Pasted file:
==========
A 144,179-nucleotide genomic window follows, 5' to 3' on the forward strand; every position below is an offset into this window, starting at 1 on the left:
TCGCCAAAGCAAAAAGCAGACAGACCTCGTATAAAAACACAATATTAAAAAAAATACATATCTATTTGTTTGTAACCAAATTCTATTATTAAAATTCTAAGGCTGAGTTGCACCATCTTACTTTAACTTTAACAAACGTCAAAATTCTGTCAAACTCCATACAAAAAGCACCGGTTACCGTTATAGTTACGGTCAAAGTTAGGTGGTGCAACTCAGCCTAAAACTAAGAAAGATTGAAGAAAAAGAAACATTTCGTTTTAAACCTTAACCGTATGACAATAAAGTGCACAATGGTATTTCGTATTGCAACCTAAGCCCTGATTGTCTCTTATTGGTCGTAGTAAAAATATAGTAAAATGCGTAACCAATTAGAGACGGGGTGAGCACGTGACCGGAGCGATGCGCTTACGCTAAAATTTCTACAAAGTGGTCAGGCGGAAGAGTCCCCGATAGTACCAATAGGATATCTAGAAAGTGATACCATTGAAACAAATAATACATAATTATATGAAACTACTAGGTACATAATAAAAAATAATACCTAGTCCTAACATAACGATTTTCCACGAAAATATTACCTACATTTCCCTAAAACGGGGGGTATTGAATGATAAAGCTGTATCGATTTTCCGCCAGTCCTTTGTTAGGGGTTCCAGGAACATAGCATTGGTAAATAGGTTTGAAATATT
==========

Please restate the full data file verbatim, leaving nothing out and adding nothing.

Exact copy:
A 144,179-nucleotide genomic window follows, 5' to 3' on the forward strand; every position below is an offset into this window, starting at 1 on the left:
TCGCCAAAGCAAAAAGCAGACAGACCTCGTATAAAAACACAATATTAAAAAAAATACATATCTATTTGTTTGTAACCAAATTCTATTATTAAAATTCTAAGGCTGAGTTGCACCATCTTACTTTAACTTTAACAAACGTCAAAATTCTGTCAAACTCCATACAAAAAGCACCGGTTACCGTTATAGTTACGGTCAAAGTTAGGTGGTGCAACTCAGCCTAAAACTAAGAAAGATTGAAGAAAAAGAAACATTTCGTTTTAAACCTTAACCGTATGACAATAAAGTGCACAATGGTATTTCGTATTGCAACCTAAGCCCTGATTGTCTCTTATTGGTCGTAGTAAAAATATAGTAAAATGCGTAACCAATTAGAGACGGGGTGAGCACGTGACCGGAGCGATGCGCTTACGCTAAAATTTCTACAAAGTGGTCAGGCGGAAGAGTCCCCGATAGTACCAATAGGATATCTAGAAAGTGATACCATTGAAACAAATAATACATAATTATATGAAACTACTAGGTACATAATAAAAAATAATACCTAGTCCTAACATAACGATTTTCCACGAAAATATTACCTACATTTCCCTAAAACGGGGGGTATTGAATGATAAAGCTGTATCGATTTTCCGCCAGTCCTTTGTTAGGGGTTCCAGGAACATAGCATTGGTAAATAGGTTTGAAATATT